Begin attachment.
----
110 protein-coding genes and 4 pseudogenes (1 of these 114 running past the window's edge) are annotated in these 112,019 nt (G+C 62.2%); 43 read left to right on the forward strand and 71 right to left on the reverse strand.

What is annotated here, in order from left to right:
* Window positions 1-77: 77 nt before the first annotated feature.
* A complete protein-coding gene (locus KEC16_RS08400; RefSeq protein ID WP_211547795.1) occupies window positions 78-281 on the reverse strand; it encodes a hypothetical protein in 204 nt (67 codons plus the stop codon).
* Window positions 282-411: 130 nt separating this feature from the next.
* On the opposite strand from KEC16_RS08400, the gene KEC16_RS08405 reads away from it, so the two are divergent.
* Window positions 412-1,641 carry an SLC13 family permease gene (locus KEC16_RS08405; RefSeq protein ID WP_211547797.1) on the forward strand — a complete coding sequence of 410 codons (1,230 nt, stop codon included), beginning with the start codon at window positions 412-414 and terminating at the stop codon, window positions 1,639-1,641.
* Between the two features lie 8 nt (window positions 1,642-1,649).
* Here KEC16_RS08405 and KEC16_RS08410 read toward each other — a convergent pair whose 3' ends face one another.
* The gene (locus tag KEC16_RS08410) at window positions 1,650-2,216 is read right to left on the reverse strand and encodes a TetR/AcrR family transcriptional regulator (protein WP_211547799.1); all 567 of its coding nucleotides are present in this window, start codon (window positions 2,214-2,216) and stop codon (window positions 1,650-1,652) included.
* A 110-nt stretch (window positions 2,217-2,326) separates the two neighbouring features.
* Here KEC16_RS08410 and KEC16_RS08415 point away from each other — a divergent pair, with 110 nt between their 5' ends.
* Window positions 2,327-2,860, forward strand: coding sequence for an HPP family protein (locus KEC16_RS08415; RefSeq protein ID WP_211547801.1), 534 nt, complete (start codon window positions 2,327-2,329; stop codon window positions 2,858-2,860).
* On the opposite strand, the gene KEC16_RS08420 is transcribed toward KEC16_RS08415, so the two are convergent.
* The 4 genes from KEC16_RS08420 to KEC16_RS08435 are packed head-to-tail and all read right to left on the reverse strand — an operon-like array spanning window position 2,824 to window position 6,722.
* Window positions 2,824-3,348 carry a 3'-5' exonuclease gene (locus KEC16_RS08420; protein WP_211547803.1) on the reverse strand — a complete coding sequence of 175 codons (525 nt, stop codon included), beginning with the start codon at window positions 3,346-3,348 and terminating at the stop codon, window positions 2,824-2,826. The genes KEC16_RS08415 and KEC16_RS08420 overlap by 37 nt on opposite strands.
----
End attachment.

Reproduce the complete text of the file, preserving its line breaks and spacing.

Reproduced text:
110 protein-coding genes and 4 pseudogenes (1 of these 114 running past the window's edge) are annotated in these 112,019 nt (G+C 62.2%); 43 read left to right on the forward strand and 71 right to left on the reverse strand.

What is annotated here, in order from left to right:
* Window positions 1-77: 77 nt before the first annotated feature.
* A complete protein-coding gene (locus KEC16_RS08400; RefSeq protein ID WP_211547795.1) occupies window positions 78-281 on the reverse strand; it encodes a hypothetical protein in 204 nt (67 codons plus the stop codon).
* Window positions 282-411: 130 nt separating this feature from the next.
* On the opposite strand from KEC16_RS08400, the gene KEC16_RS08405 reads away from it, so the two are divergent.
* Window positions 412-1,641 carry an SLC13 family permease gene (locus KEC16_RS08405; RefSeq protein ID WP_211547797.1) on the forward strand — a complete coding sequence of 410 codons (1,230 nt, stop codon included), beginning with the start codon at window positions 412-414 and terminating at the stop codon, window positions 1,639-1,641.
* Between the two features lie 8 nt (window positions 1,642-1,649).
* Here KEC16_RS08405 and KEC16_RS08410 read toward each other — a convergent pair whose 3' ends face one another.
* The gene (locus tag KEC16_RS08410) at window positions 1,650-2,216 is read right to left on the reverse strand and encodes a TetR/AcrR family transcriptional regulator (protein WP_211547799.1); all 567 of its coding nucleotides are present in this window, start codon (window positions 2,214-2,216) and stop codon (window positions 1,650-1,652) included.
* A 110-nt stretch (window positions 2,217-2,326) separates the two neighbouring features.
* Here KEC16_RS08410 and KEC16_RS08415 point away from each other — a divergent pair, with 110 nt between their 5' ends.
* Window positions 2,327-2,860, forward strand: coding sequence for an HPP family protein (locus KEC16_RS08415; RefSeq protein ID WP_211547801.1), 534 nt, complete (start codon window positions 2,327-2,329; stop codon window positions 2,858-2,860).
* On the opposite strand, the gene KEC16_RS08420 is transcribed toward KEC16_RS08415, so the two are convergent.
* The 4 genes from KEC16_RS08420 to KEC16_RS08435 are packed head-to-tail and all read right to left on the reverse strand — an operon-like array spanning window position 2,824 to window position 6,722.
* Window positions 2,824-3,348 carry a 3'-5' exonuclease gene (locus KEC16_RS08420; protein WP_211547803.1) on the reverse strand — a complete coding sequence of 175 codons (525 nt, stop codon included), beginning with the start codon at window positions 3,346-3,348 and terminating at the stop codon, window positions 2,824-2,826. The genes KEC16_RS08415 and KEC16_RS08420 overlap by 37 nt on opposite strands.